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Cohen Gift will Enable Center for Holocaust Studies to Expand Outreach

KEENE, N.H. 7/31/01 - Keene State College has received the largest non-bequest gift in its history. The gift will enable the College to significantly expand the educational offerings of the Center for Holocaust Studies.

The gift, made by Jan and Richard Cohen of Keene, N.H., will, in part, create an endowment to fund a full-time coordinator for educational outreach at the Center.

“We are deeply grateful to the Cohens for their support of the Center,” said Stanley J. Yarosewick, president of Keene State. “Their generous gift will allow the Center to dramatically broaden its program outreach to secondary schools in New Hampshire and Vermon, and will ensure that this outreach continues in the future.”

The College’s goal is to raise additional funds to bring the Cohen Endowment to $1 million to ensure that Holocaust outreach educational programming continues on a permanent basis. In recognition of this gift, the Center is being renamed the Cohen Center for Holocaust Studies.

The Cohens’ gift honors Rick’s parents, Norma and Lester Cohen, also of Keene, who have a long-held commitment to issues surrounding the Holocaust. Speaking on behalf of his family, Rick said, “There is no better way to honor our parents than to leave a lasting legacy of what they have taught and believed in their entire lives. The Cohen Center for Holocaust Studies will continue to teach the values of tolerance, awareness, and the importance of history for generations to come.”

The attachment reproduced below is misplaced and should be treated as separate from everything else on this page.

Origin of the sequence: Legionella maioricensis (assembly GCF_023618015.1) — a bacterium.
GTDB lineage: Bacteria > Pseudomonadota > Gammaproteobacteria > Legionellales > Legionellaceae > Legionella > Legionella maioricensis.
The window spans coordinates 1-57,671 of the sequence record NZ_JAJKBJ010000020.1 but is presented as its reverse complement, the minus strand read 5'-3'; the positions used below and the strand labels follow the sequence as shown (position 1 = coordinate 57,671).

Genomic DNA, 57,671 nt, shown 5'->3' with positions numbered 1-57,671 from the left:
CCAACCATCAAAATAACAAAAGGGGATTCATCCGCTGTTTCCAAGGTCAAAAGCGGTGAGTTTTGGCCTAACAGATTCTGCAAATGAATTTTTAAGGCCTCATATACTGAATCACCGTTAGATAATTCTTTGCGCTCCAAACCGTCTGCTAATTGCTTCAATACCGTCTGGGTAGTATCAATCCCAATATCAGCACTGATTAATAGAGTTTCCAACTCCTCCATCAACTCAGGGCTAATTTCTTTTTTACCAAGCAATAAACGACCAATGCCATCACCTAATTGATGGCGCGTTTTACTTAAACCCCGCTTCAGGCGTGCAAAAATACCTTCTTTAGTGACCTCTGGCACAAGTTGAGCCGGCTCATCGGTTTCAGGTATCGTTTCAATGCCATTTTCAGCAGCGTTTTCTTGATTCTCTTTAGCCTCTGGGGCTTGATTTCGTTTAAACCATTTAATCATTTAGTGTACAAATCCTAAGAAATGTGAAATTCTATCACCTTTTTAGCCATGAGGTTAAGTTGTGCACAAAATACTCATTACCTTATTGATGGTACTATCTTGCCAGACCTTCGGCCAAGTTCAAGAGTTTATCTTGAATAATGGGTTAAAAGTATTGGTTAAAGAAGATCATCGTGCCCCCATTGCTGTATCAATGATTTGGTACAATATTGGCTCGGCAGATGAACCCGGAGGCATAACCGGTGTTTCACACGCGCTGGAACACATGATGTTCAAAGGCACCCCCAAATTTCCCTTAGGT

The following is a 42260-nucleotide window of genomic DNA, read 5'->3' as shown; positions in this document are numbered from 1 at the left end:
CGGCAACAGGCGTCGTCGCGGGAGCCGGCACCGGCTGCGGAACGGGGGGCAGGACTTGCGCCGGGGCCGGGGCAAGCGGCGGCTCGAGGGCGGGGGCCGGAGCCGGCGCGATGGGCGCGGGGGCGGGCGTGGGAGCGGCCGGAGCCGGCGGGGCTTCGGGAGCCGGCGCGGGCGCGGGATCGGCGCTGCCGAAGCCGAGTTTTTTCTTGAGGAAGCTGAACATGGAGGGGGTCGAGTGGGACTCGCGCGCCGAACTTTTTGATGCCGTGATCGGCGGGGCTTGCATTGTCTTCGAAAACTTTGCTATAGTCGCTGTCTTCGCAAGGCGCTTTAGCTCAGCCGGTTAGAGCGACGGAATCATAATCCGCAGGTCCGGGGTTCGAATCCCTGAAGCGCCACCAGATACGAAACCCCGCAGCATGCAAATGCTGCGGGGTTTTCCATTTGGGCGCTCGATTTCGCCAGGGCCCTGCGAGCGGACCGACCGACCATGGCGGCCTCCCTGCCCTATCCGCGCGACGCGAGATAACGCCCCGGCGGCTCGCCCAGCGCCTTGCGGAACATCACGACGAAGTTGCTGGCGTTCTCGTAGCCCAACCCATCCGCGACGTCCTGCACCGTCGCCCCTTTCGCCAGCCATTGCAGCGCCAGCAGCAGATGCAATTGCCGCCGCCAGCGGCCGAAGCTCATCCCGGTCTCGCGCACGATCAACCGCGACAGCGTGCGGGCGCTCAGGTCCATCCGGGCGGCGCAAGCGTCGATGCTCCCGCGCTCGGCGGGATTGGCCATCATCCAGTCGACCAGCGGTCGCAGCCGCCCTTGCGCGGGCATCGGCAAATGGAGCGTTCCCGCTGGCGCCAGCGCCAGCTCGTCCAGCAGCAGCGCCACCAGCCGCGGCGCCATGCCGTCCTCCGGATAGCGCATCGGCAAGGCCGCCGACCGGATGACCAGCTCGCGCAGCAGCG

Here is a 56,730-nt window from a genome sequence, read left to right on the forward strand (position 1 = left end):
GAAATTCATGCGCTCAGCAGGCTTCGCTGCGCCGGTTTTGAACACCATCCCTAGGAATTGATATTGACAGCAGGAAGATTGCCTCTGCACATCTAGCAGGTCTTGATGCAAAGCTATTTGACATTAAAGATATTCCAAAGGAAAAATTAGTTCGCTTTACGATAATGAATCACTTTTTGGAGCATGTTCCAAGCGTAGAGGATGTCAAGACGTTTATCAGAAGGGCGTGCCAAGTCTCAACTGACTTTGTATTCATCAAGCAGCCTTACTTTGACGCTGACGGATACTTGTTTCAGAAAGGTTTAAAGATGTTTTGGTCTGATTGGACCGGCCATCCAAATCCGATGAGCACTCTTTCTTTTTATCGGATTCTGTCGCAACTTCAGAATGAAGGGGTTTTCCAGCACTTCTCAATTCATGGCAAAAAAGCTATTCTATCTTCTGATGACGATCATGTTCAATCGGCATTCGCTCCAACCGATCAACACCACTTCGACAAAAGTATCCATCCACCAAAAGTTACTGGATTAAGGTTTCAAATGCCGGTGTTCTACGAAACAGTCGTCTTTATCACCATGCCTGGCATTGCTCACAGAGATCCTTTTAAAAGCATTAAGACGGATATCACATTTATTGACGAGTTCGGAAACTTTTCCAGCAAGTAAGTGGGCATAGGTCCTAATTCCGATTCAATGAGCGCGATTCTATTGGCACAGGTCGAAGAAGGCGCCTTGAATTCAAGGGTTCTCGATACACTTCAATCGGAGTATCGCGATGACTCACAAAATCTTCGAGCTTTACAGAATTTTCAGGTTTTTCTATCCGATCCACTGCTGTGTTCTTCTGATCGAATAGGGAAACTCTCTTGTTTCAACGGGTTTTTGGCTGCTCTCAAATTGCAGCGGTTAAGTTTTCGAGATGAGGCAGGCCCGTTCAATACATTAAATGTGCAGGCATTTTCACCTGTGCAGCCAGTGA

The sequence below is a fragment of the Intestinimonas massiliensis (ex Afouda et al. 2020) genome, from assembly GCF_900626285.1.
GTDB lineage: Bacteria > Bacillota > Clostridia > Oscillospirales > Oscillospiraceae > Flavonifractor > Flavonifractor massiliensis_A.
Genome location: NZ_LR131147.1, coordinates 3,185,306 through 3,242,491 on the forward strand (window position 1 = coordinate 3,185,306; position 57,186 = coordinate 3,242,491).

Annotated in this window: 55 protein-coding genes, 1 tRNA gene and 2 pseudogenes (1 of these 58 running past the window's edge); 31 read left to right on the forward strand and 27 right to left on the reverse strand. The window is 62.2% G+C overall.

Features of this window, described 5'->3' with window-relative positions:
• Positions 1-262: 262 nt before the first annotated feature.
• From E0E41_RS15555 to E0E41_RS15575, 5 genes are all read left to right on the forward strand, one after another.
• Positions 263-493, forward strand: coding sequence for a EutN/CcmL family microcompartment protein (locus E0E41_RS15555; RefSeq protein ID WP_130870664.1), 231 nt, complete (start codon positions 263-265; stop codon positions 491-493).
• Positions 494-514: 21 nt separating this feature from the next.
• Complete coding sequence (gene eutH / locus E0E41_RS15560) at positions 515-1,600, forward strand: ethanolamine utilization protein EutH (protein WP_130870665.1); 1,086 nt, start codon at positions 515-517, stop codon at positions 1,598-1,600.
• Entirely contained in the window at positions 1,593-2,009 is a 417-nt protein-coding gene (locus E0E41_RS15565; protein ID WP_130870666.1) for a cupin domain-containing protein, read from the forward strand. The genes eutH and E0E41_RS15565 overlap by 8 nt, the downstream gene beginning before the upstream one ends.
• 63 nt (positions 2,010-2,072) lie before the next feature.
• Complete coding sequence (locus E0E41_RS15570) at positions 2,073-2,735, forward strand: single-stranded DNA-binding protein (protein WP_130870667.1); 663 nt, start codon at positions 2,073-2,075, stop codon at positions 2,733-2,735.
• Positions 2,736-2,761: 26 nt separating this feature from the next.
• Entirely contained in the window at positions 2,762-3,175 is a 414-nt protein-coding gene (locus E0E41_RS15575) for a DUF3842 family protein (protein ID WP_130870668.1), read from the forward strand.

According to Lester Cohen, the endowment recognizes the close bond between his family’s commitment and the Center’s mission to ensure that the history of the Holocaust is not forgotten. “If we forget the lessons and the tragedy of the Holocaust,” warned Lester Cohen, “history will repeat itself.”

The Center has worked for nearly two decades to preserve the historical record of the Holocaust and to teach generations of students about the costs of prejudice and hatred. According to Paul Vincent, director of the Center and a member of the College’s history department, an endowment of one million dollars will permanently fund a full-time coordinator of educational outreach. Initially, some of the Cohens’ contribution will be used to underwrite this position, while the remainder will be invested in the endowment.

The College’s ongoing commitment to expand Holocaust studies, said Vincent, includes moving the Center in 2003 to a larger and more visible location on the main floor of KSC’s Mason Library. There is also an effort under way to increase course offerings in Holocaust Studies, and the Center continues to support such events as the annual Holocaust Memorial Lecture Series, the Kristallnacht Remembrance, and the Charles Hildebrandt Holocaust Studies Award presentation.

“The Holocaust,” Vincent said, “has become the benchmark for genocide, for racism, for hatred of foreigners, and, of course, for anti-Semitism, and it has universal implications. We all must deal with this event; we have to study it, learn from it, and recognize it as embracing universal lessons. The Norma and Lester Cohen Endowment will ensure that this is done better and with more far-reaching results.”

For more information, contact Judy Kalich, director of advancement, at 603-358-2371. For more information about the Cohen Center for Holocaust Studies, visit their web site at

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